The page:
2 Consumption of carbohydrate during exercise

Frequent and consistent consumption of carbohydrate during exercise is a protective strategy against exercise-induced GI symptoms.  The authors observed an abolition of intestinal injury, reduced intestinal permeability, and improved endotoxin and cytokine profile with the consumption of 15 g of carbohydrate pre-exercise and every 20 minutes during running at 60% VO2max in 35°C, compared with water alone. Such quantities of carbohydrate (45 g/h) appeared to be well tolerated. However, higher rates (up to 90 g/h) of multiple-transportable carbohydrate intake during running appear to be less tolerable, despite their recommended intake. It would therefore be advised to identify yur personal carbohydrate intake tolerance levels (ie, quantity and quality) during exercise, and consume carbohydrates evenly and more frequently throughout exercise.

3 Avoidance of NSAIDs

It is well established that NSAIDs are gastrointestinal irritants, impacting stomach gastric secretions, and erosion of the mucosal lining along the GI tract. The administration of NSAIDs prior to exercise can markedly increase intestinal injury in response to exercise so avoidance of NSAIDs prior to exercise would be recommended to minimise exercise-associated GI damage.

4 Dietary supplementation

It has been proposed that certain dietary supplements (e.g. anti-oxidants, glutamine, L-arginine, L-citrulline, bovine colostrum and probiotics) may contribute to the prevention of exercise-induced GI syndrome. It is thought that anti-oxidant supplementation can prevent further epithelial damage in the period after exercise. L-citrulline and L-arginine are precursors for nitric oxide production, which is a potent vasodilator, potentially enhancing blood flow into the intestinal microvasculature reducing exercise-induced hypoperfusion. Glutamine and bovine colostrum have been proposed to enhance the expression of heat shock proteins (ie, proteins that protect cellular membrane under period of stress), which may protect the intestinal enterocytes, reduce intestinal permeability, and attenuate the development of local inflammatory pathways. However, due to discrepancy in outcomes, the evidence for the use of a single supplement for the prevention and management of exercise-induced GI syndrome is not clear, and needs further investigation.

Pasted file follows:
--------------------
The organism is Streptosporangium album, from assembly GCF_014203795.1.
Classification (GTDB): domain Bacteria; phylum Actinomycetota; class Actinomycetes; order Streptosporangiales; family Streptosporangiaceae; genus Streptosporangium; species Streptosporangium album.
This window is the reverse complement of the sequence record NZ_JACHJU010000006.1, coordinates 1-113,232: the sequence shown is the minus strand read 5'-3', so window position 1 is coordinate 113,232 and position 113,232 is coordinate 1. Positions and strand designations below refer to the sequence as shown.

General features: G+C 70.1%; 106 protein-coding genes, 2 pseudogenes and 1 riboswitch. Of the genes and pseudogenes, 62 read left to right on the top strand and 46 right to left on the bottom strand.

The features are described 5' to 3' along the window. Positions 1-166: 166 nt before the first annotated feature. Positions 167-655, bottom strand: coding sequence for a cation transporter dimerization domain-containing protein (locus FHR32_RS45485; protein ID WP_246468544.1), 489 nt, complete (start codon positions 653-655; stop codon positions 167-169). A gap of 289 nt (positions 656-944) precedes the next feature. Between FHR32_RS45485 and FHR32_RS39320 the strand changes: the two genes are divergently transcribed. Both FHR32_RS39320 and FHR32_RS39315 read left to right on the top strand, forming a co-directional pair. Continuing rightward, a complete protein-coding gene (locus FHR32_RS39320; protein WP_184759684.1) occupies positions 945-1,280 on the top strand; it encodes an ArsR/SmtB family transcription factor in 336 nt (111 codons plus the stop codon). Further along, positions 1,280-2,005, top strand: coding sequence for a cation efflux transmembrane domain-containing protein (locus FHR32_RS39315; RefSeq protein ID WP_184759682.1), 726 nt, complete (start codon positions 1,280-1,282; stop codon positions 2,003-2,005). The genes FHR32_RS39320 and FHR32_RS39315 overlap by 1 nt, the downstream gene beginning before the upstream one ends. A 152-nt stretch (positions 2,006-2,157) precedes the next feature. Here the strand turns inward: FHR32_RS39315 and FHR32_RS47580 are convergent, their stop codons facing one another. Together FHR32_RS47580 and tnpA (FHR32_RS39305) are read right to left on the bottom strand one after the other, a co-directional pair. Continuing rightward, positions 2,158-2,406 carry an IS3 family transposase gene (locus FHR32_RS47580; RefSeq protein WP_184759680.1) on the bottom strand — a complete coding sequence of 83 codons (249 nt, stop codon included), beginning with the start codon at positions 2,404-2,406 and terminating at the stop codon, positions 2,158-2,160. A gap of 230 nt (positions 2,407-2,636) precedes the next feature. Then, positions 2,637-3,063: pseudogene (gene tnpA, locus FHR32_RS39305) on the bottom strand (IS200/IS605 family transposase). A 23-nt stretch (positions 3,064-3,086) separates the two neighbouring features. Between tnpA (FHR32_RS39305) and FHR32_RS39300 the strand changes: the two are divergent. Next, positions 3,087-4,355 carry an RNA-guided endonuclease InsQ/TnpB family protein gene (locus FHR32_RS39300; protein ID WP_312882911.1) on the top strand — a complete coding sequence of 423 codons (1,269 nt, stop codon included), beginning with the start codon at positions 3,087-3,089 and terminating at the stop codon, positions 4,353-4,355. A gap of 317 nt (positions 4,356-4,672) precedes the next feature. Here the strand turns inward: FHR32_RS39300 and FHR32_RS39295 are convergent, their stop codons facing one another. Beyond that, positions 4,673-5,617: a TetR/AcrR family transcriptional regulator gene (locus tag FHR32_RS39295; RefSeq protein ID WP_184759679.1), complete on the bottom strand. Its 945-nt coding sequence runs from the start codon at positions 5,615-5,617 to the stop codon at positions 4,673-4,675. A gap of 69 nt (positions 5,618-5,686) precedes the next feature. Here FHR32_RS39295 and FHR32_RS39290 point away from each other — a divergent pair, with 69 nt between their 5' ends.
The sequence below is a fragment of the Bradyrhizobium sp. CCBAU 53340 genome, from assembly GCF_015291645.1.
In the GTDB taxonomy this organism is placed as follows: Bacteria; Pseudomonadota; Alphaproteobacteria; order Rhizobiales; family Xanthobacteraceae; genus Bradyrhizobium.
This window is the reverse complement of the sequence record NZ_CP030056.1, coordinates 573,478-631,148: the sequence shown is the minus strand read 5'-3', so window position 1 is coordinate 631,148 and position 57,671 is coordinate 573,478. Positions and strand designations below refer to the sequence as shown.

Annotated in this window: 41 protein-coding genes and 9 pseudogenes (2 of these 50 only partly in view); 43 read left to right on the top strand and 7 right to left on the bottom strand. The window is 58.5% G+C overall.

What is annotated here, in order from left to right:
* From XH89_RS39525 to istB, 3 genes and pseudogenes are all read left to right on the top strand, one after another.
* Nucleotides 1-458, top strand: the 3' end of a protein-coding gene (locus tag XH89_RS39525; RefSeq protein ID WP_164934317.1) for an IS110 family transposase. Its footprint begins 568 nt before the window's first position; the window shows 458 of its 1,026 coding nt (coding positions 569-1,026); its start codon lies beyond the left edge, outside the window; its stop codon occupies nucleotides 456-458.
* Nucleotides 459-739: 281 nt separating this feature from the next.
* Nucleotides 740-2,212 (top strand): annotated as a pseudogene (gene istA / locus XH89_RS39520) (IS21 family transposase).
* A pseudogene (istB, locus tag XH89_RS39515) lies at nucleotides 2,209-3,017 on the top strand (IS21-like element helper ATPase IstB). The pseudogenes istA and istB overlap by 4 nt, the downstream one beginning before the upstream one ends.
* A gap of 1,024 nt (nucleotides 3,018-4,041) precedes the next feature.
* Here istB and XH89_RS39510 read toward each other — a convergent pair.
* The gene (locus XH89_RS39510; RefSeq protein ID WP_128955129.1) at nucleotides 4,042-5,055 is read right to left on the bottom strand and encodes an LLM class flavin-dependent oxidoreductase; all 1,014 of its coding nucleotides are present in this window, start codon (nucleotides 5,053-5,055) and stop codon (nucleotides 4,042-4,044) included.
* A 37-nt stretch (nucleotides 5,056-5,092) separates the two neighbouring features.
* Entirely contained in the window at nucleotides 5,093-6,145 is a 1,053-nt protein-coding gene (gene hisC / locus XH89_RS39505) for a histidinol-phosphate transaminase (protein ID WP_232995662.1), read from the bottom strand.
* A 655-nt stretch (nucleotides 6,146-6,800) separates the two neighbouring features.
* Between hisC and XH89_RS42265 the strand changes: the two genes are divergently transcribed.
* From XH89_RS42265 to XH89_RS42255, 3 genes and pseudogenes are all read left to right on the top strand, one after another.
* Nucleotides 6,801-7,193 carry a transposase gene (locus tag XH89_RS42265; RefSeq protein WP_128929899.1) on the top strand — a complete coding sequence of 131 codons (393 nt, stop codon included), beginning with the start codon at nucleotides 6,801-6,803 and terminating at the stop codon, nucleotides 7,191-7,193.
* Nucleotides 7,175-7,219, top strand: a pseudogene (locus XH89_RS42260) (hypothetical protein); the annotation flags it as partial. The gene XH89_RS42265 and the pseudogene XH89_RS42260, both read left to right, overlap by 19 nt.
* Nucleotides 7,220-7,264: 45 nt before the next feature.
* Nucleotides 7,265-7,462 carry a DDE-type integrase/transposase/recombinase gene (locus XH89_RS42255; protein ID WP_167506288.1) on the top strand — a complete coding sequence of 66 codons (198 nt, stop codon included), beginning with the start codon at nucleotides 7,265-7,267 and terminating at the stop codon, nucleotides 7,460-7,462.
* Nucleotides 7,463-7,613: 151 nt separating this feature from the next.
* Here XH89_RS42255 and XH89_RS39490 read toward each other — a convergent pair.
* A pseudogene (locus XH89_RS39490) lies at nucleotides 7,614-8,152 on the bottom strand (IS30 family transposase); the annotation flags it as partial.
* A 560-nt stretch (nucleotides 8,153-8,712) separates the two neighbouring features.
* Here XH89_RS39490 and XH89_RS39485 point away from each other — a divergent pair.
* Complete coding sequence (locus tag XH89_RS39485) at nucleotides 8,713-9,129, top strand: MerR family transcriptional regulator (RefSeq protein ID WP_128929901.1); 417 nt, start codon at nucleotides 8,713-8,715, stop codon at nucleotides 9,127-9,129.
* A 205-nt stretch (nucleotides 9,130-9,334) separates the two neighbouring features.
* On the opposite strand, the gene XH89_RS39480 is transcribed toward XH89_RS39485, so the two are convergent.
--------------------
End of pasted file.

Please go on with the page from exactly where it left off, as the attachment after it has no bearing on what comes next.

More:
The concept that probiotics might exert favourable effects on intestinal epithelial integrity has led to three cross-over and blinded controlled laboratory studies and the results showed that probiotics may not be beneficial in preventing or attenuating exercise-induced GI syndrome and may actually contribute as an exacerbating factor.

So, to my my cycling and running friends out there – if you experience GI symptoms while on your long ride or run, consider some of the suggestions above.

Please feel free to comment or share this if you feel that it may benefit others.

Dr Essack Mitha

Medical Research Publication – A hot topic!

Medical Research Publication – A hot topic!

I base all of my medical opinions on Evidence Based Medicine, which involves review of published articles in reputable journals.

I have tried to educate family, friends and patients on the ways to evaluate written articles – just type in any search in Google, and you are likely to find hundreds of articles, usually with conflicting views. So, as an example, you could find that the good old “Green Chilli” has numerous health benefits…or none at all – depending on which article you read. While this may not be a HOT topic on its own, the underlying dynamics in research publication is causing some researchers to develop a fiery burn in the tummy.

Let’s immediately dispel those articles that are published with anecdotal evidence, or even evidence not based on a randomised control trials (RCT). So, if a green chilli is proven by a RCT to assist with lower back pain, I will take notice. But if an article published by a random organisation in the back of a monthly magazine claims that green chillies are good for impotence…I would take a limp view of it.